The Dare Stones: The Elaborate Hoax That “Solved” the Mystery of the Lost Colony of Roanoke

A rendering of the first Dare stone.
A rendering of the first Dare stone. / (Leaves) Rizky Panuntun/Moment/Getty Images; (Stone) Nesnad, Wikimedia Commons // CC BY 4.0

On May 15, 1941, the Hollywood Citizen-News confronted readers with the latest World War II headlines. Vichy France leader Philippe Pétain had just pledged his support to Hitler, German forces had entered Iraq, and Britain had spurned deputy Führer Rudolf Hess’s surprise (and still puzzling) attempt to broker peace. 

But the single image to make the front page had nothing to do with the war: It was a rock slab bearing the message that Ananias and Virginia Dare had died in 1591. Below the photo were four words that surely sent a chill through the spine of any U.S. history scholar who saw them: “‘Dare Stones’ Found Fakes.”

The Dare stones were four dozen engraved rocks unearthed in North Carolina, South Carolina, and Georgia between 1937 and 1940. Together, they purported to answer a question that had haunted historians for centuries: What happened to the Lost Colony of Roanoke? But authenticating the artifacts was proving difficult, and now the man who’d discovered many of them had confessed that the whole thing was a hoax.

Still, the article in the Hollywood Citizen-News, written by United Press and syndicated in newspapers across the country, ended on a hopeful note: The leading researcher “said he ‘did not believe’ that all the stones were fakes.”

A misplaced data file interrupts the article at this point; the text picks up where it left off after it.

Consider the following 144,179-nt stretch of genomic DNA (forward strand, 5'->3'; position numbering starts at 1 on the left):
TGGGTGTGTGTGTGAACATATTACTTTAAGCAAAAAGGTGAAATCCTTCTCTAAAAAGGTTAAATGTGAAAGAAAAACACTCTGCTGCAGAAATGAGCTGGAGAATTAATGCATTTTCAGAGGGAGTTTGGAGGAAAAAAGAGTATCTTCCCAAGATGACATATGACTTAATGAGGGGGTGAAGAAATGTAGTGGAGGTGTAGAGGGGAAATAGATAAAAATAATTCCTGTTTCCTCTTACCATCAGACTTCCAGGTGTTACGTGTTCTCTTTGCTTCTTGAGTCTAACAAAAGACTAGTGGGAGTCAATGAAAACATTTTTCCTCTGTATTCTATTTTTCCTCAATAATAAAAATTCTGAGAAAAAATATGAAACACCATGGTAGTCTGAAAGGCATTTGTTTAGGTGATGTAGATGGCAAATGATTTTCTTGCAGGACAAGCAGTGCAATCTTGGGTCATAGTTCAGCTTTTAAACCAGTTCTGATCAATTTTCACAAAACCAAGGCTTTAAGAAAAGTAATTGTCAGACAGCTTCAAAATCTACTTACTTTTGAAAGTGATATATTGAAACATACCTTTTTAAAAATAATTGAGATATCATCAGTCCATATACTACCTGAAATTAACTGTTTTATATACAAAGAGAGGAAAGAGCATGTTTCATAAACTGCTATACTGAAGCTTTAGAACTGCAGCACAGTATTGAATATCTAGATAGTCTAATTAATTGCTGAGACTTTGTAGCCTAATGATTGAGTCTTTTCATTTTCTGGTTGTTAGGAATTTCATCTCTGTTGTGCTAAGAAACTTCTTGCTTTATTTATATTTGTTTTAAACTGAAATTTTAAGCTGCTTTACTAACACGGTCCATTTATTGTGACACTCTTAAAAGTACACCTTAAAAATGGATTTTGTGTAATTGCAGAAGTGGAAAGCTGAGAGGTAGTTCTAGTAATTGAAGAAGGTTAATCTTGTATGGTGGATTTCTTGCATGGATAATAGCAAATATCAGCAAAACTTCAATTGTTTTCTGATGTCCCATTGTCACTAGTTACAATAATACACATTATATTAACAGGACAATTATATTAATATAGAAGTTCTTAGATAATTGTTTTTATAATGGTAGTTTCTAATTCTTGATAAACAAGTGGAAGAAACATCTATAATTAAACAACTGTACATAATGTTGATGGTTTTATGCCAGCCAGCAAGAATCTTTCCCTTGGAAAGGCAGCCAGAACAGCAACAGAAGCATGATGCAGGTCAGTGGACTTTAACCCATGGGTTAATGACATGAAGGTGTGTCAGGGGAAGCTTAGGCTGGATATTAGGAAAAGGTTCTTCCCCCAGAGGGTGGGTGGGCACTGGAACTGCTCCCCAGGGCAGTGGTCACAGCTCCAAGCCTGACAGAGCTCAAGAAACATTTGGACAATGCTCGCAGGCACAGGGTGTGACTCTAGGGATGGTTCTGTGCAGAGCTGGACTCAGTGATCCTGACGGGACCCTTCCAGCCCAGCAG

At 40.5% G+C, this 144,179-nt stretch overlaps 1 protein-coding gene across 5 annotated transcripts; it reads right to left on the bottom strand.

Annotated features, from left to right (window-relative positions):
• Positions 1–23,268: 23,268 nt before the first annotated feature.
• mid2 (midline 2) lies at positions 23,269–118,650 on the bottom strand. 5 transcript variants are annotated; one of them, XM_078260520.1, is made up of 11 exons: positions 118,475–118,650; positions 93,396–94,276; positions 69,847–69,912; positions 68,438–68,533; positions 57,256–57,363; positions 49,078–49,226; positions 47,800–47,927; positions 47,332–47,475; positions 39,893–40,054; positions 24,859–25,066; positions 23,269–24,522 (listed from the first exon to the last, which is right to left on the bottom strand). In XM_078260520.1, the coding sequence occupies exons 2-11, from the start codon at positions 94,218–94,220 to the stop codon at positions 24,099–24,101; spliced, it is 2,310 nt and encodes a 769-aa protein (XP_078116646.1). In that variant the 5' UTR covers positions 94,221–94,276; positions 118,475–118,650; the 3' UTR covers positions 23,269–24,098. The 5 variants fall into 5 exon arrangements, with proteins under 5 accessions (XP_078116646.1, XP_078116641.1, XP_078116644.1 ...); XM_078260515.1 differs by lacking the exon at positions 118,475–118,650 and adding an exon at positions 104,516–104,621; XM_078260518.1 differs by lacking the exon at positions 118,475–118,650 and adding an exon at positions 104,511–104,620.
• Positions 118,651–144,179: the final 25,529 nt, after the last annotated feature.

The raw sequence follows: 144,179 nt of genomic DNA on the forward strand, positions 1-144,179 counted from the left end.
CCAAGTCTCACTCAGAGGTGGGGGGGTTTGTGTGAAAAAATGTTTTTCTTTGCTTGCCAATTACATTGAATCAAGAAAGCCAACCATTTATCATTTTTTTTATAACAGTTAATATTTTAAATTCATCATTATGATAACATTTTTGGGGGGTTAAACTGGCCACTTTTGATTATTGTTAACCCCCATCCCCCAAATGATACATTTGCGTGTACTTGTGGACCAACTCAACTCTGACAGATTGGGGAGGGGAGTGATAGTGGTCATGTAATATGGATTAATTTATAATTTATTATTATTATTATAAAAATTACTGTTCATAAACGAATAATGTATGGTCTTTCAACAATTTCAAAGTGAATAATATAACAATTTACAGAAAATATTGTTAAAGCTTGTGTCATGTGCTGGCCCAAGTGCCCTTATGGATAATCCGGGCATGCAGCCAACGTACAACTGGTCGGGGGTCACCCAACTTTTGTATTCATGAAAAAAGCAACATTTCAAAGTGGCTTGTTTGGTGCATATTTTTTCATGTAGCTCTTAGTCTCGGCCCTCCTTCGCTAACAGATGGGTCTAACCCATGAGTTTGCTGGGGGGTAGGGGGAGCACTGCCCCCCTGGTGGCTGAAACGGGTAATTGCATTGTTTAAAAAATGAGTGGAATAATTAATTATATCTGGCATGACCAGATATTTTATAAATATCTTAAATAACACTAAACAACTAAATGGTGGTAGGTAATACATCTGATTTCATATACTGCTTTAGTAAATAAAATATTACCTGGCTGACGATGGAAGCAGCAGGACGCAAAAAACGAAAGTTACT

More than 80 years later, that hope hasn’t died.

The Gift of Slab

In November 1937, Louis Hammond of California showed up at Atlanta’s Emory University with a 21-pound rock in tow. He said he’d come across it that summer, while he and his wife were collecting hickory nuts in the woods along the Chowan River near Edenton, North Carolina. The slab—roughly 14 inches long, 10 inches wide, and 2.5 inches thick—was covered in faded etchings, which Hammond wanted Emory’s experts to decipher. 

An illustration of the baptism of Virginia Dare
An illustration of the baptism of Virginia Dare. / Hulton Archive/GettyImages

Geology professor James Lester, physics professor J. Harris Purks, history professor Haywood Jefferson Pearce Jr., and a few other faculty members succeeded in transcribing the full message. “Ananias Dare & Virginia went hence Unto Heaven 1591,” the front side read, along with a directive for any Englishman who found the rock to show it to John White. 

To anyone familiar with the story of the Lost Colony of Roanoke, these names were famous. In 1587, John White and about 115 passengers had sailed from England and settled on Roanoke Island, off the coast of present-day North Carolina. White returned to England to procure some much-needed supplies mere months after their arrival, and by the time he made it back to Roanoke in 1590, all the colonists—including his daughter, Eleanor Dare; her husband, Ananias Dare; and their daughter, Virginia, the first English baby born in the New World—had disappeared, never to be heard from again.